Member of the organizing committee of the conference entitled “The Years That Changed the World – World War I in History and History” Svetozar Rajak said that this conference is important not only by the number of participants, but also by the topics it deals with.
“Today’s day has demonstrated to what extent this conference is important, not only by the number of participants, but by the fact that issues that are often not triggered by the First World War are raised,” said Rajak, a professor of economics at London’s school.
He emphasized that many aspects of these issues are not present in the history of the First World War in our country, but also in the world.
Rajak says that the panel on the beginning of the war spoke about some new knowledge, and to what extent Serbia could be considered the guilty for the beginning of the First World War.
“In the panel dealing with the war in the Balkans, we had the opportunity to listen to analyzes that were the result of research in the Hungarian archives, which historians from Europe did not specifically deal with. In the panel on civilian victims of war, prisoners, and sufferings, we heard terrible data on the position of civilians during the occupation, a topic that is almost not present in the history of the First World War, “Rajak noted.
He said that “living history” was presented through the panel on Versailles, the end of the war and the consequences of the First World War.
Historian Velibor Vidić from Valjevo spoke about the Valjevo hospital and its importance in the First World War.
“The twentieth century was not only a century of starvation, but also migration, and these large migrations began with the persecution of Serbs in BiH and Srem. According to official data from the Ministry of Finance of the Kingdom of Serbia, over 200,000 people have been expelled to Serbia, of which 33,000 have been expelled to the territory of the region of Uzice, while the rest has all gone to the vicinity of Valjevo, Vidic added.
He pointed out that this was a tragic event because it was a great emigration of the people, who did not want to go far to the interior of Serbia, because he thought that the war would end soon and that it should be as close to home as possible.
“The war has extended, and Valjevo has received a large number of inhabitants, regardless of the people who have moved away. In the first attack by the Austro-Hungarian army, great and terrible crimes against Serb civilians were committed, such as hanging out, murdering children and the like, “Vidic emphasized.
He added that the Serbian people were killed on both sides of the Drina River, and pointed out that, after the fall of Valjevo, the Austro-Hungarian forces placed their sick and wounded in that town.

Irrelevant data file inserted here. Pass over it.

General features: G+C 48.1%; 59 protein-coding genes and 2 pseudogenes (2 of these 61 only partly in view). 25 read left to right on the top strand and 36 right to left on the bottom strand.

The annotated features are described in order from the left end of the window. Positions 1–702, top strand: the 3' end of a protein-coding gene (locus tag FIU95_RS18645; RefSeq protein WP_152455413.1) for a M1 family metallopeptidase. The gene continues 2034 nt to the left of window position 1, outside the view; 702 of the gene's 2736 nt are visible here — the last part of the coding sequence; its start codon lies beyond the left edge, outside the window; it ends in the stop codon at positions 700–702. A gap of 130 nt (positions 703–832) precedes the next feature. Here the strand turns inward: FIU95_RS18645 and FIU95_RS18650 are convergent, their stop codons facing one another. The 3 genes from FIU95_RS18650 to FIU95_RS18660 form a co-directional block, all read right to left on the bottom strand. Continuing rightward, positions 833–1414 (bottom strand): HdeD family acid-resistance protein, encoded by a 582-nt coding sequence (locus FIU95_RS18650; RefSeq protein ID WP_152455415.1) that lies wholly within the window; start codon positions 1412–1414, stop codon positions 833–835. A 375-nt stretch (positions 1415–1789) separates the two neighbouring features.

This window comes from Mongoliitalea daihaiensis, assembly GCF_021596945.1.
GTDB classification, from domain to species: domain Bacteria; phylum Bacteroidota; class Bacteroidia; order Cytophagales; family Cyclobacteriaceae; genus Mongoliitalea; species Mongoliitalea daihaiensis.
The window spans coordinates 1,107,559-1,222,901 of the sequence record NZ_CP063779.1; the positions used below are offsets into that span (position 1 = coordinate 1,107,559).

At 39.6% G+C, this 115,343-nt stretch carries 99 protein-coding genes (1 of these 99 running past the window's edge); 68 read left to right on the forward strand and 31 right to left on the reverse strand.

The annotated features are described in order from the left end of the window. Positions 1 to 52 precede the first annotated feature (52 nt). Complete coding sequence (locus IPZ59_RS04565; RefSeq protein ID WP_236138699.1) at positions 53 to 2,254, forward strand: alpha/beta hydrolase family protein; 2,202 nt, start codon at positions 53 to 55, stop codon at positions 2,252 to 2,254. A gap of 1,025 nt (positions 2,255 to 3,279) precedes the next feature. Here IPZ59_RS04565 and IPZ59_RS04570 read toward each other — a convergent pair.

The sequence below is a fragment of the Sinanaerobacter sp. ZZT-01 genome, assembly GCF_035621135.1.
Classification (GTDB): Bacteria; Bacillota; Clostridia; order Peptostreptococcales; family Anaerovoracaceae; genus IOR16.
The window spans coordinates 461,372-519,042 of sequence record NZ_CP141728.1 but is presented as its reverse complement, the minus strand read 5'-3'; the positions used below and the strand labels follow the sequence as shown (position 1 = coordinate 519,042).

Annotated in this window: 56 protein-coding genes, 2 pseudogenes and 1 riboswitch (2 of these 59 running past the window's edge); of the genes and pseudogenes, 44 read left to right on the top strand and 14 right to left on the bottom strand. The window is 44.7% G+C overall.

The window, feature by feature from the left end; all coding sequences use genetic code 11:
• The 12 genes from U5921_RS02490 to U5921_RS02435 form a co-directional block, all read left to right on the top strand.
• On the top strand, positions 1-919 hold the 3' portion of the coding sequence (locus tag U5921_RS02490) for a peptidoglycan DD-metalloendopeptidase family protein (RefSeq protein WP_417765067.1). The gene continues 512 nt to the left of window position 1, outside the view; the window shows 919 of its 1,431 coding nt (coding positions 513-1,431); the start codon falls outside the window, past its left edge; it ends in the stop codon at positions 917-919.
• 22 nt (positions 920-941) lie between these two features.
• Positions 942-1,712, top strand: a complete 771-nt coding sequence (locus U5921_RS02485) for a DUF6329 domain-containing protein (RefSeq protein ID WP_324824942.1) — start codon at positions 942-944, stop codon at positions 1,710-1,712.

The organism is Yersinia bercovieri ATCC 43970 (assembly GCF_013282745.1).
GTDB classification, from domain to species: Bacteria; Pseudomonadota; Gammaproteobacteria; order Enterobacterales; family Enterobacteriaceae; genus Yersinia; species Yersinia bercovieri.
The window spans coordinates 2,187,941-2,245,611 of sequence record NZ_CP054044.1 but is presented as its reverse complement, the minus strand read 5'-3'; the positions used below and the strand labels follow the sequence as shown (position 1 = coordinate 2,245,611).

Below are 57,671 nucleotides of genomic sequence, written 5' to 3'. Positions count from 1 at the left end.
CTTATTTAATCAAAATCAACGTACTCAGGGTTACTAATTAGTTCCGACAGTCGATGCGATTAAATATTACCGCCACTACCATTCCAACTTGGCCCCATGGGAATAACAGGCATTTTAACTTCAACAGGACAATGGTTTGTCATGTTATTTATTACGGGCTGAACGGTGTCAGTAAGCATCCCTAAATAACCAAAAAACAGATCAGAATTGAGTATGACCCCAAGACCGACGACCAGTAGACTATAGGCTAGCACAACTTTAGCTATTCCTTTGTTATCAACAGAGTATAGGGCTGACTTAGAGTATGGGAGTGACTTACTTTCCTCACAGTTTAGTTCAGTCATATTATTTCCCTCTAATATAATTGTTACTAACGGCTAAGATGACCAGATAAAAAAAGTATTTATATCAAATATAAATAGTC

Historian Borivoje Milošević spoke about the situation in BiH after the end of the First World War.
“At the beginning of November 1918, the Serbian army crossed the Drina River and gradually began to liberate one city in BiH. Wherever she came, the Serbian army was solemnly welcomed by Serbs, Croats and Muslims. There was a three-state mood among the majority of the population, “said Milosevic.
He added that the time that was coming brought new disappointments to both the Serbs and other nations.
The international scientific conference dealing with the issues of the First World War gathered 26 renowned historians from Serbia, Bosnia and Herzegovina, Russia, Great Britain, USA, Scotland and Ireland.
The conference was attended by historians from abroad, Dr. Oleg Ajrapetov (Moscow State University of Lomonosov), Dr. Sean Brady (Trinity College, Dublin), Marko Gasic (London), Dr. Fjodor Gajda (Moscow State University of Lomonosov), Dr. Jovan Zametica (Great Britain) , Dr. Gordana Ilić Marković (Vienna University), Alan Cumming (Scotland), prof. Bruce Mening (University of Kansas), Dr. Svetozar Rajak (LSE London), Dr. Dmitar Tasic (University of FedericoII, Napoli), Dr. Marvin Benjamin Frid (LSE London), Dr. Aleksej Timofeyev (Faculty of Philosophy, University of Belgrade), Mile Bjelajac Institute for Recent History of Serbia), Velibor Vidić (Historical Archives of Valjevo), prof. Dr. Aleksandra Vraneš (Faculty of Philology, University of Belgrade), prof. Dr. Jovan Delić (Faculty of Philology, University of Belgrade), Dr. Dalibor Denda (Institute for Strategic Research, Belgrade), prof. Dr. Ljubodrag Dimic (correspondent member of the Serbian Academy of Sciences and Arts), Dr Bojan Jovic (Director of the Institute of Literature and Art), prof. Dr. Miloš Ković (Faculty of Philosophy, University of Belgrade), Predrag Lazetic (Aeronautical Museum, Belgrade), Goran Miloradović (Institute for Recent History, Belgrade), doc. Dr. Borivoje Milošević (Faculty of Philosophy, University of Banja Luka), Dr. Vojislav Pavlović (Director of the Balkan Institute, Belgrade), Dr. Radoslav Raspopović (Director of the History Museum of Montenegro, Montenegro) and Dr. Miroslav Perišić (Director of the Archives of Serbia and Manager of the Department of History of Andrić Institute).
This scientific conference gave a new contribution to the knowledge of the First World War. Within it, the issues of the beginning of the war, the First World War in the Balkans and in Southeast Europe, the occupation, the civilian victims and the prisoners of war were discussed, the end of the war and the consequences of the Versailles Conference, as well as the lessons that could have come from such a history, is how and to what extent the First World War left a trace in history, cinema and literature.
The Proceedings from the Conference itself will be published by the end of the year.
The conference organized by Andrić Institute ends today.

“I sing out the fact that Serbian doctors, together with prisoners of Austro-Hungarian physicians, treated Austro-Hungarian soldiers with their command, and Serb soldiers and wounded people, while only 10 kilometers further Austro-Hungarian soldiers committed horrific crimes against Serbian life”
Miroslav Perisic

Tel: +387 58 620 912
Address: Trg Nikole Tesle bb, Andrićgrad